The ghosts of emo future
Consider the emo. Right gnarly old bugger it were, back in the early ’90s; a bawling, petulant nipper of a scene having its existential nappy rash seen to by angry ex-teenage drug addicts with goatees, a history of institutionalisation and combat trousers stuffed with applications to divorce their own parents. They were called things like Suicide Next Sunday and Have My Balls In A Box Julie Garrison, Why Don’t You and they were shite. Then the Blink kids board-jacked the whole thing and ollied it overground and the teen emo ‘dream’ filled arenas – by festival it was Green Day and Jimmy Eat World; by bedroom, Dashboard Confessional and swearing lifelong oaths against alcohol in all its diabolic forms. Then came My Chemical Romance to re-introduce the Keatsian romanticism and wonky eyeliner to the mix and now we have Fall Out Boy – arguably the first ever ‘designer emo’ band, but certainly an imacculately conceived tangle of teen-friendly pop sensibility and parent-inflicted P.A.I.N.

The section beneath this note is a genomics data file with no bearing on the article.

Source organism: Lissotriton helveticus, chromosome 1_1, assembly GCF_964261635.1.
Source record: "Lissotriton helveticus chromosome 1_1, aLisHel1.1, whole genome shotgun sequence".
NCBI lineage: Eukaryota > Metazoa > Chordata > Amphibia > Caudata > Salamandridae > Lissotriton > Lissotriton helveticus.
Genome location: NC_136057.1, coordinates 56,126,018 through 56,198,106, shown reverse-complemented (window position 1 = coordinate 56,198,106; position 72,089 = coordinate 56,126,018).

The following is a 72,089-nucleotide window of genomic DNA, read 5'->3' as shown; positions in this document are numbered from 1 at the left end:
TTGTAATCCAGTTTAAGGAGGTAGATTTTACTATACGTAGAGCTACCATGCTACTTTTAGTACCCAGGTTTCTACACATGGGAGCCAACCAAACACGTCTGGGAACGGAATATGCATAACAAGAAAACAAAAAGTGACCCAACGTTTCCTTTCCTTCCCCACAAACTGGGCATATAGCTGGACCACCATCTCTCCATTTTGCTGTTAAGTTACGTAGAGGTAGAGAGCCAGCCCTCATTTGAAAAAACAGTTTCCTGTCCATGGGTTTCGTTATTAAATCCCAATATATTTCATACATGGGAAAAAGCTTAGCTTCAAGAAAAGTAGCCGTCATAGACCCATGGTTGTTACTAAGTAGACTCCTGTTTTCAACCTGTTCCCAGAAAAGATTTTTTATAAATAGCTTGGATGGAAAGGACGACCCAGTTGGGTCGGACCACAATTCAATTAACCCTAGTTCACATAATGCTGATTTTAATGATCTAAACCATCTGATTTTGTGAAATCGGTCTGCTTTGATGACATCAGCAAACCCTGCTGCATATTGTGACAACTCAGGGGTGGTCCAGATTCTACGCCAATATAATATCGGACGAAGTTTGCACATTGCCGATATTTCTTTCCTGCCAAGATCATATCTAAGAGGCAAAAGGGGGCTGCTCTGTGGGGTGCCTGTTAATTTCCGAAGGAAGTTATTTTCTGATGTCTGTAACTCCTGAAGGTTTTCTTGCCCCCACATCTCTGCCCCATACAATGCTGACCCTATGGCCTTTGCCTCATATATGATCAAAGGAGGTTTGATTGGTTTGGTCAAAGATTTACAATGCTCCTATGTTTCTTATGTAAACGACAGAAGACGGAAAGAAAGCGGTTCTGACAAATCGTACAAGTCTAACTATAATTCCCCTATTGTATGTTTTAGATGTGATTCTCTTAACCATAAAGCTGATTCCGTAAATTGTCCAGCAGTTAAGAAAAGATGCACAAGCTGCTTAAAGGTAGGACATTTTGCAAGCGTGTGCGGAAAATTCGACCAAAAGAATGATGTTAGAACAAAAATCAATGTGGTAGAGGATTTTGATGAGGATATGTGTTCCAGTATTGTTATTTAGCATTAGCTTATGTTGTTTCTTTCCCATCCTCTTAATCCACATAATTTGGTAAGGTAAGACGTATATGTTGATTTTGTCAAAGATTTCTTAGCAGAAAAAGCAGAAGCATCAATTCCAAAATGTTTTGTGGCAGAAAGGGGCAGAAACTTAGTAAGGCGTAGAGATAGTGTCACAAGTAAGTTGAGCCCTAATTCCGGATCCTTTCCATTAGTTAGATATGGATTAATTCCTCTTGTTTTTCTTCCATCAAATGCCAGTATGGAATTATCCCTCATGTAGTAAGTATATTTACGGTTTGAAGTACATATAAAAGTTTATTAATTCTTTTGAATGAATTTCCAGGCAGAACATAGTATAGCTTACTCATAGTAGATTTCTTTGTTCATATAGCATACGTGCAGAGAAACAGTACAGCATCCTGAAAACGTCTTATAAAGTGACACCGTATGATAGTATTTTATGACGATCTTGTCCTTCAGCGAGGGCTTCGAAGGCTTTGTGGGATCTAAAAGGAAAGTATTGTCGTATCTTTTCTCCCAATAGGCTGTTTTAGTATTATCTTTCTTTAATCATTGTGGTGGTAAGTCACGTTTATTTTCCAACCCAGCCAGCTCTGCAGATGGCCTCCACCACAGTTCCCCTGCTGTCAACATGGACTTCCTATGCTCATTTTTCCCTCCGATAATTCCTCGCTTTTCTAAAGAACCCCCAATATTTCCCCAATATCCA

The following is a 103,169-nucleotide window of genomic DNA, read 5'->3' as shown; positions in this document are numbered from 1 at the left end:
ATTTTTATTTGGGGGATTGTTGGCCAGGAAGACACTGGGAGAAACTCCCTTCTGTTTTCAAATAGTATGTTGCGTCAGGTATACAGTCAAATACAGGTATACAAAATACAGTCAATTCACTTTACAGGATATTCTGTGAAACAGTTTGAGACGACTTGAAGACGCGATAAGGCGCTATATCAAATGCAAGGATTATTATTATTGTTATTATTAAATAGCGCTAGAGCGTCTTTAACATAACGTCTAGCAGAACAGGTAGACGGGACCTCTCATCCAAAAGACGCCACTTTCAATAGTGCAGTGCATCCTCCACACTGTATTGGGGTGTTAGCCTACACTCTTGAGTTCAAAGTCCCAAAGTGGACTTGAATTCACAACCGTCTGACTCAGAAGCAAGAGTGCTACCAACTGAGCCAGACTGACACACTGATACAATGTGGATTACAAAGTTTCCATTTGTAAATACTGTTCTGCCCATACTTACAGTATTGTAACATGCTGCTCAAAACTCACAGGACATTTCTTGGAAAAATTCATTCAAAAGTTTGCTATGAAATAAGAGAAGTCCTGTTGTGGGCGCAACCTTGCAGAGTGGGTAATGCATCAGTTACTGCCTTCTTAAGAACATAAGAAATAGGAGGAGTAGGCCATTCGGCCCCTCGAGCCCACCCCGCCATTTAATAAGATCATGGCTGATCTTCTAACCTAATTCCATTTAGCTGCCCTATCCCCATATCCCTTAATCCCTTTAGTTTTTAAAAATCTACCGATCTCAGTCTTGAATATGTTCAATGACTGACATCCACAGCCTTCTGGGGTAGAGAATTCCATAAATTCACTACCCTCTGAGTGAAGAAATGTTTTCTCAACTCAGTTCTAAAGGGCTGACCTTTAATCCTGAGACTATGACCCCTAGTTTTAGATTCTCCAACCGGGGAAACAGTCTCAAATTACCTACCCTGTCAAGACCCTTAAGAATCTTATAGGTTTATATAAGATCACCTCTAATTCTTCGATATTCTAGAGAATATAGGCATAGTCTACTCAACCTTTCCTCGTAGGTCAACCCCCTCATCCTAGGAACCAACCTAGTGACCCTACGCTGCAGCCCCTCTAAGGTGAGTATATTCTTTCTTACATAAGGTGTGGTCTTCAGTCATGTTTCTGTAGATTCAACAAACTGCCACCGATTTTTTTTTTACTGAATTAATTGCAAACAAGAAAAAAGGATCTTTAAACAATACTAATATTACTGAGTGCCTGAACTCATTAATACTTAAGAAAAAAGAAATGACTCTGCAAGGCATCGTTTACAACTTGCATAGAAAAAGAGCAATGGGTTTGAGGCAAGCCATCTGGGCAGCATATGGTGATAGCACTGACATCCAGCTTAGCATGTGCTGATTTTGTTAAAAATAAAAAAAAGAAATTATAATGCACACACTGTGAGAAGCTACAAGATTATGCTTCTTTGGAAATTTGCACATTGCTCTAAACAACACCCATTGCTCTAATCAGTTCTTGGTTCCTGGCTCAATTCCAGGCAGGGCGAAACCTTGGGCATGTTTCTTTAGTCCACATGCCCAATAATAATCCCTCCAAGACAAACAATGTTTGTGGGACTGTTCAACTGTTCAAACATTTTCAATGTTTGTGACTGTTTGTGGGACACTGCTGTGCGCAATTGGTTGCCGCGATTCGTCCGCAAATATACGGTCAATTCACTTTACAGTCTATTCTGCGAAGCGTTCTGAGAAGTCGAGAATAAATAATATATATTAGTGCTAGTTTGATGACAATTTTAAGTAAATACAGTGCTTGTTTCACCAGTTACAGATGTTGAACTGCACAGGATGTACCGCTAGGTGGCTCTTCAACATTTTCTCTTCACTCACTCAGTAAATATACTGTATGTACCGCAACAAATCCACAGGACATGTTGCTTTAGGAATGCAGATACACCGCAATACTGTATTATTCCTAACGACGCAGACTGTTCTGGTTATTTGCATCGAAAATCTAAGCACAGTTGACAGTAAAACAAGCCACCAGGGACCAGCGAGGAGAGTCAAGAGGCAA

Punk-pop riffage? Why sir, have a juggernaut-load. Angsty paeans on the inconstancy of woman? How does “Why don’t you show me the little bit of spine/You’ve been saving for his mattress, love” suit your multi-pierced palate? ‘Dance, Dance’ fair cracks along, spitting chucka-chucka guitars, double-tracked ‘emoting’ and barbs of torment from every orifice: here FOB concoct a precision perfect vision of Mainstremo, all the intellect of the early emo garglers lashed to the New Breed’s firey tuneage. Dance? You’ll barely remember the sting of daddy’s belt.